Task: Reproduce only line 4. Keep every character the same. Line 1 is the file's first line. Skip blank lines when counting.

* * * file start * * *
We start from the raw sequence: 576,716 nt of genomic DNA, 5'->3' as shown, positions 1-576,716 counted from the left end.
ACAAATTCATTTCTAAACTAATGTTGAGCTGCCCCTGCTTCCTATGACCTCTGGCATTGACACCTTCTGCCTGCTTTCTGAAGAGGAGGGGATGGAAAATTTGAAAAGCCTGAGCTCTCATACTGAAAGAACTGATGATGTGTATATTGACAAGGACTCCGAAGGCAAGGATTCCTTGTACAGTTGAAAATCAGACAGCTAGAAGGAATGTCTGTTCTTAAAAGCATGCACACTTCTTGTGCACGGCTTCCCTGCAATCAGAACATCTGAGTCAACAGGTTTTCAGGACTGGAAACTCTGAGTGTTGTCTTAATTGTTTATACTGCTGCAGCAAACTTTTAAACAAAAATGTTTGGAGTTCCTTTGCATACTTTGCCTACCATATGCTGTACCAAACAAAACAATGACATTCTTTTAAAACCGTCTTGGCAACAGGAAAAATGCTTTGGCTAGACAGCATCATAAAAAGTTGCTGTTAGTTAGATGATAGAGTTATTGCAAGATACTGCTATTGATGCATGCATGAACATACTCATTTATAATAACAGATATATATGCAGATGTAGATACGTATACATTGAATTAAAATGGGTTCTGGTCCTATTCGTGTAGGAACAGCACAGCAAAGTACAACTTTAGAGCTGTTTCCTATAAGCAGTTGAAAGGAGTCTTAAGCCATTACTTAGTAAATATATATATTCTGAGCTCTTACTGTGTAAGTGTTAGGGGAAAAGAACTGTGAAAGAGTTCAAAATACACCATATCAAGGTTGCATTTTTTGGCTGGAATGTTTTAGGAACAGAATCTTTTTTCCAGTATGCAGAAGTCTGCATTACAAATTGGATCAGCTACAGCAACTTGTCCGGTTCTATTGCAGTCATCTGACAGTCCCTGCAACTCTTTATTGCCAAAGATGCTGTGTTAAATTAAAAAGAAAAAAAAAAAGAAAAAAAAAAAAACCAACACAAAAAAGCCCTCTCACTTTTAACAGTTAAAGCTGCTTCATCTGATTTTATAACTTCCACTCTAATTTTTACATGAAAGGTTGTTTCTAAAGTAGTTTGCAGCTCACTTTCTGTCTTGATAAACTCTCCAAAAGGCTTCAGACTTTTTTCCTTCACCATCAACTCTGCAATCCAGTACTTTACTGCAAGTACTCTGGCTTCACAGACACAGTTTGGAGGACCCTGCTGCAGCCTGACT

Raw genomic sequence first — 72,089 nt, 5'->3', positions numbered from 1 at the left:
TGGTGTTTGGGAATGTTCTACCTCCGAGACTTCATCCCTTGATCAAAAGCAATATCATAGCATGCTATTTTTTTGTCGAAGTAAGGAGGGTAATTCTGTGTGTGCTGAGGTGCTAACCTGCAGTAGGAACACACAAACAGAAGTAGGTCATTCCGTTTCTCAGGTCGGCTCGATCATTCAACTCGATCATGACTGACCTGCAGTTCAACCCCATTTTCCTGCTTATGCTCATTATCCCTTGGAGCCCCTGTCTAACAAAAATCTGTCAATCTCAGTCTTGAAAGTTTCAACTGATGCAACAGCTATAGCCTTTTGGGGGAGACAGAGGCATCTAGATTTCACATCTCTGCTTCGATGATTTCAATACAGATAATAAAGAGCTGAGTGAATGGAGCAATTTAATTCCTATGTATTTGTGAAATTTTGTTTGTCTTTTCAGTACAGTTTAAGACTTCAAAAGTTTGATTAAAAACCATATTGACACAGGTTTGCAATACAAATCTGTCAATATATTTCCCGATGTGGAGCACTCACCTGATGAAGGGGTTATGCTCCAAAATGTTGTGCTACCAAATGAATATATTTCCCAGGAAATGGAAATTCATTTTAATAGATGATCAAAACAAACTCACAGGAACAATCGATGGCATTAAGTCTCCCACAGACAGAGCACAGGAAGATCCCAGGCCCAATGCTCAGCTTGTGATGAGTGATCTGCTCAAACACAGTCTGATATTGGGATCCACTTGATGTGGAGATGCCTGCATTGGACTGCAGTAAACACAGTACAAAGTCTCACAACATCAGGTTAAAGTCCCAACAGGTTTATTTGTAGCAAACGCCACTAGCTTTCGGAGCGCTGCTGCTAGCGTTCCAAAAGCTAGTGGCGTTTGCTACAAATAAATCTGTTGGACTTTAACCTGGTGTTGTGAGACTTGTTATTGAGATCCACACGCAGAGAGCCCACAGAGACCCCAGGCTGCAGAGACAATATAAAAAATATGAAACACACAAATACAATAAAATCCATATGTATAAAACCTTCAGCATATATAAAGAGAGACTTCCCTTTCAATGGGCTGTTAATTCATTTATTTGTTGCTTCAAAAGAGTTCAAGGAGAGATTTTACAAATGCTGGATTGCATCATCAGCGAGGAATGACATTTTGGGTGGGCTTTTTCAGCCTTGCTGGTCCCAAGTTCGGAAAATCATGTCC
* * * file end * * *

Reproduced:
TGGTGTTTGGGAATGTTCTACCTCCGAGACTTCATCCCTTGATCAAAAGCAATATCATAGCATGCTATTTTTTTGTCGAAGTAAGGAGGGTAATTCTGTGTGTGCTGAGGTGCTAACCTGCAGTAGGAACACACAAACAGAAGTAGGTCATTCCGTTTCTCAGGTCGGCTCGATCATTCAACTCGATCATGACTGACCTGCAGTTCAACCCCATTTTCCTGCTTATGCTCATTATCCCTTGGAGCCCCTGTCTAACAAAAATCTGTCAATCTCAGTCTTGAAAGTTTCAACTGATGCAACAGCTATAGCCTTTTGGGGGAGACAGAGGCATCTAGATTTCACATCTCTGCTTCGATGATTTCAATACAGATAATAAAGAGCTGAGTGAATGGAGCAATTTAATTCCTATGTATTTGTGAAATTTTGTTTGTCTTTTCAGTACAGTTTAAGACTTCAAAAGTTTGATTAAAAACCATATTGACACAGGTTTGCAATACAAATCTGTCAATATATTTCCCGATGTGGAGCACTCACCTGATGAAGGGGTTATGCTCCAAAATGTTGTGCTACCAAATGAATATATTTCCCAGGAAATGGAAATTCATTTTAATAGATGATCAAAACAAACTCACAGGAACAATCGATGGCATTAAGTCTCCCACAGACAGAGCACAGGAAGATCCCAGGCCCAATGCTCAGCTTGTGATGAGTGATCTGCTCAAACACAGTCTGATATTGGGATCCACTTGATGTGGAGATGCCTGCATTGGACTGCAGTAAACACAGTACAAAGTCTCACAACATCAGGTTAAAGTCCCAACAGGTTTATTTGTAGCAAACGCCACTAGCTTTCGGAGCGCTGCTGCTAGCGTTCCAAAAGCTAGTGGCGTTTGCTACAAATAAATCTGTTGGACTTTAACCTGGTGTTGTGAGACTTGTTATTGAGATCCACACGCAGAGAGCCCACAGAGACCCCAGGCTGCAGAGACAATATAAAAAATATGAAACACACAAATACAATAAAATCCATATGTATAAAACCTTCAGCATATATAAAGAGAGACTTCCCTTTCAATGGGCTGTTAATTCATTTATTTGTTGCTTCAAAAGAGTTCAAGGAGAGATTTTACAAATGCTGGATTGCATCATCAGCGAGGAATGACATTTTGGGTGGGCTTTTTCAGCCTTGCTGGTCCCAAGTTCGGAAAATCATGTCC